In Re Brown

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97 Wn.2d 273 (1982)

644 P.2d 669

In the Matter of the Disciplinary Proceeding Against KENNETH M. BROWN, JR., an Attorney at Law.

No. C.D. 6379.

The Supreme Court of Washington, En Banc.

April 29, 1982.

Leland G. Ripley, for Bar Association.

Thomas Patrick Keefe and Emmet T. Walsh, for respondent.


This is an attorney disciplinary proceeding involving an attorney who failed to file a federal *274 income tax return. The Disciplinary Board of the Washington State Bar Association recommended that respondent, Kenneth M. Brown, Jr., who practices in Seattle, be suspended from the practice of law for a period of 45 days. Because of mitigating circumstances, we choose to impose a lesser sanction of reprimand.

This review evolves from the remand proceedings required by our opinion in In re Brown, 94 Wn.2d 750, 620 P.2d 101 (1980). In that opinion, we reviewed the Board's recommendation that Mr. Brown be suspended until he demonstrated his fitness to practice law and for an additional 6 months after that time. This recommendation was based on two complaints by clients of respondent's neglect of legal matters and respondent's failure to cooperate with the bar association's investigation. Respondent's failure to file federal tax returns was not before the Board at that time. We remanded the matter to enable the Board to consider respondent's tax law violation and to take into account respondent's successful period of supervised practice subsequent to his infractions. Also, for his failure to cooperate, respondent was assessed with the attorney's fees and costs incurred by the bar association.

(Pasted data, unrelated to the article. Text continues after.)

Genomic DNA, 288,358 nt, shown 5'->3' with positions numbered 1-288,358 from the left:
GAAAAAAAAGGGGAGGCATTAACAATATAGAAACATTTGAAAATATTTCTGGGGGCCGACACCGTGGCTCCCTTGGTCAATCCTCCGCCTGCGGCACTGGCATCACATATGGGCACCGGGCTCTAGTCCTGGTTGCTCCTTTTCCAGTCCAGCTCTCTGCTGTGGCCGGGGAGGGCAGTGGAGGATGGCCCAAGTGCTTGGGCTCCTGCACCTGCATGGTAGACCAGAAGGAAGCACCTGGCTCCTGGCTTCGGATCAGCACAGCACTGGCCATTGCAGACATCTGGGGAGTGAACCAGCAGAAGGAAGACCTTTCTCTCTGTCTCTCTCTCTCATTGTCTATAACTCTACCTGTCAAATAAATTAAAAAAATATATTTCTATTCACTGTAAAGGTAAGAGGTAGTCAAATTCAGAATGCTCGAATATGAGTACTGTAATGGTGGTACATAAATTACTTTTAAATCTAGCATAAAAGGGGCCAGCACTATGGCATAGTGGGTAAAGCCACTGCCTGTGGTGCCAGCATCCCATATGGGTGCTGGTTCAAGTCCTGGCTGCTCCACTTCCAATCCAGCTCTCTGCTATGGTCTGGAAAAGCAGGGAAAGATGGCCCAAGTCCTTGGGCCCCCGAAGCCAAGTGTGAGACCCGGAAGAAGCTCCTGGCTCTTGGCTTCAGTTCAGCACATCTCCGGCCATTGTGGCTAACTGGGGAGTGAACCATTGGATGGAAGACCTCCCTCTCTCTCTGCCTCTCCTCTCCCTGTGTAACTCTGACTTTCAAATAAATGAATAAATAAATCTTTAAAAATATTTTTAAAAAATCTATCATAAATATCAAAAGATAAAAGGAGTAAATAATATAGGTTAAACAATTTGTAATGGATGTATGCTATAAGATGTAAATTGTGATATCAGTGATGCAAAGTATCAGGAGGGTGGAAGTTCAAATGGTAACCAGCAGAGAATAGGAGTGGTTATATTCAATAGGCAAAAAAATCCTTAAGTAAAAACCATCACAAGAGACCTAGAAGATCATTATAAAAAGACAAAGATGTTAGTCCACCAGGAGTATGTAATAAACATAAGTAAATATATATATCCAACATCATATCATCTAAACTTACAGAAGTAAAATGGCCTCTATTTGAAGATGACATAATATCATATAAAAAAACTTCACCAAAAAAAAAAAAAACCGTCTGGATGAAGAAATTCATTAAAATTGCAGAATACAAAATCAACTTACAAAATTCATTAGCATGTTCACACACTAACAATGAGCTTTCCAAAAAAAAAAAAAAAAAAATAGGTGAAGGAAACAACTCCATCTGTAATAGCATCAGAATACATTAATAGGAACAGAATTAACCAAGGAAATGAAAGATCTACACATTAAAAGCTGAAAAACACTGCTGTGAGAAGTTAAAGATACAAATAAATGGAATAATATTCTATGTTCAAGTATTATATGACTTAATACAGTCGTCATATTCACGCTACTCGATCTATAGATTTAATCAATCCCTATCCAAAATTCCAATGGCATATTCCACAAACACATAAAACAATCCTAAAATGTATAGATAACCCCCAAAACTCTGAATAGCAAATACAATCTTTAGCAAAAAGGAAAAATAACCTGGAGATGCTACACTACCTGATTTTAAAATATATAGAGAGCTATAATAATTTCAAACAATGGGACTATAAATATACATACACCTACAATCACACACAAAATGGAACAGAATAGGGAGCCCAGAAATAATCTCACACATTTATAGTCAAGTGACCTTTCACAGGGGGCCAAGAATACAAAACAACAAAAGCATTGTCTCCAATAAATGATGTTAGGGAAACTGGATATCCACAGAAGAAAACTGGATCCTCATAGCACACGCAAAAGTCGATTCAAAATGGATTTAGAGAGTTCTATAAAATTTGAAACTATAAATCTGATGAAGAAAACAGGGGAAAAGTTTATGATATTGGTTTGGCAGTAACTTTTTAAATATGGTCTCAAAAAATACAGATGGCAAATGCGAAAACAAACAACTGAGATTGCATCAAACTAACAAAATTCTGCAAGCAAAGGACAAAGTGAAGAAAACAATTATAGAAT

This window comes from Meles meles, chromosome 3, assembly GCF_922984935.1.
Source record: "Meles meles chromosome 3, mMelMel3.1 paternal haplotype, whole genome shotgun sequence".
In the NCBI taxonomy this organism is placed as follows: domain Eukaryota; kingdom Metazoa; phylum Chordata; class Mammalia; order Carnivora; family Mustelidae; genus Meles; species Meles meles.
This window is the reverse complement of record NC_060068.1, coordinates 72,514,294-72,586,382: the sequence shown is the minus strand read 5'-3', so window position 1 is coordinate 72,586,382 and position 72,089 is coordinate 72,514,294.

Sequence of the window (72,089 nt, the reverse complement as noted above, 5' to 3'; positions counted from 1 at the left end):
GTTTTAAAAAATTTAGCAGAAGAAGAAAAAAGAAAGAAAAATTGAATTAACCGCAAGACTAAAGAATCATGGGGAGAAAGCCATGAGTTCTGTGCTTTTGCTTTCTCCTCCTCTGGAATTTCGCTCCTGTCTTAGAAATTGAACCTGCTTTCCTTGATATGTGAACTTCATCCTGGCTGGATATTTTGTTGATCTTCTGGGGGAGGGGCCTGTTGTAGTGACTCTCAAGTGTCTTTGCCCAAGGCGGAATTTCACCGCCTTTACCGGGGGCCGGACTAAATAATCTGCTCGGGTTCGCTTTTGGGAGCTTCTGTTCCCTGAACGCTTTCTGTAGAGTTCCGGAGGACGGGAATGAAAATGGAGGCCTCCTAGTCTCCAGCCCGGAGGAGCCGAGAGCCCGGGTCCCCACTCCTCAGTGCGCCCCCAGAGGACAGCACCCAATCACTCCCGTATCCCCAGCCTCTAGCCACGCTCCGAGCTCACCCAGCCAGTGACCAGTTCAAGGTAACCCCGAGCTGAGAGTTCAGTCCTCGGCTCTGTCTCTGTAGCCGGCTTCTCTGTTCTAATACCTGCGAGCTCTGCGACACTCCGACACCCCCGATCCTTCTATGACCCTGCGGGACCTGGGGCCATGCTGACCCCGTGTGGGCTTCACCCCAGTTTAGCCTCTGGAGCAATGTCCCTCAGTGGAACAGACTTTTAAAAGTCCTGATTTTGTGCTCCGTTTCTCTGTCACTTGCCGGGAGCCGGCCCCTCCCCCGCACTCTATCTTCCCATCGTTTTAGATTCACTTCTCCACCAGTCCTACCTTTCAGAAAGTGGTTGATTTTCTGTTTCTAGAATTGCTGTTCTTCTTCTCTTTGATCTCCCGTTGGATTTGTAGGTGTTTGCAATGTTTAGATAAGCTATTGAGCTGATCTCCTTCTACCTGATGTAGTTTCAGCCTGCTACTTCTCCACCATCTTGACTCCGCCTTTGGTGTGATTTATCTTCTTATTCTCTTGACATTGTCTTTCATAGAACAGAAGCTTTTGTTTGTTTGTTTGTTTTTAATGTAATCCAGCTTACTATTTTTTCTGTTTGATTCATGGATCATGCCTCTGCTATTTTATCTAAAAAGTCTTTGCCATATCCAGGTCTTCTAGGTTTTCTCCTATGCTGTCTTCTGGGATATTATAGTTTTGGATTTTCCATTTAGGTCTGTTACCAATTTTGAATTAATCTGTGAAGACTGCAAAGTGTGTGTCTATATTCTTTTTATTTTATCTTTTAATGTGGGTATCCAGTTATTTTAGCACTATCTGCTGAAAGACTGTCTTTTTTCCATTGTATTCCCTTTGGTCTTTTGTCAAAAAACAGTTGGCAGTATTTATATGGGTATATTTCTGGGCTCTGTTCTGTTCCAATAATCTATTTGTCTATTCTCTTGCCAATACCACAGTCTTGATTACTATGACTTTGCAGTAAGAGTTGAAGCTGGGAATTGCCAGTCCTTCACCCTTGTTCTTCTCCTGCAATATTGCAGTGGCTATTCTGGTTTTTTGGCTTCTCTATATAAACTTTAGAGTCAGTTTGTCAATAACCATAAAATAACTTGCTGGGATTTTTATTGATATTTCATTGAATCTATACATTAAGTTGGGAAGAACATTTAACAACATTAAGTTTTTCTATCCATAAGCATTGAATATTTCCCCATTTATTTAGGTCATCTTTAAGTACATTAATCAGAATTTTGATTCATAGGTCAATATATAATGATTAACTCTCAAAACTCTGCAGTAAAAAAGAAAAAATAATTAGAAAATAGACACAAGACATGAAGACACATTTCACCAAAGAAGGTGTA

On remand, the complaints by the clients were remedied, and the disciplinary sanctions imposed by the Board were accepted by the respondent. We find no reason to disturb the Board's resolution of these issues. Therefore, we focus now on the Board's recommendation of a 45-day suspension for respondent's violation of federal tax laws. DRA 5.6.

Respondent, admitted to practice law in Washington in 1968, failed to file an individual federal income tax return for the years 1973 and 1974. He did, however, acknowledge his income in the partnership tax returns filed for those years. In 1980, he pleaded guilty to a single misdemeanor charge of failure to file an income tax return and served 3 months in jail on a work release program.

Since April 1980, respondent has been practicing law under the supervision of another attorney. Moreover, as part of his sentence, Mr. Brown has participated in a counseling *275 program designed to help him better manage his work load and cope with stress. While in supervised practice, there have been no complaints lodged against Mr. Brown, and his performance has been both satisfactory and competent.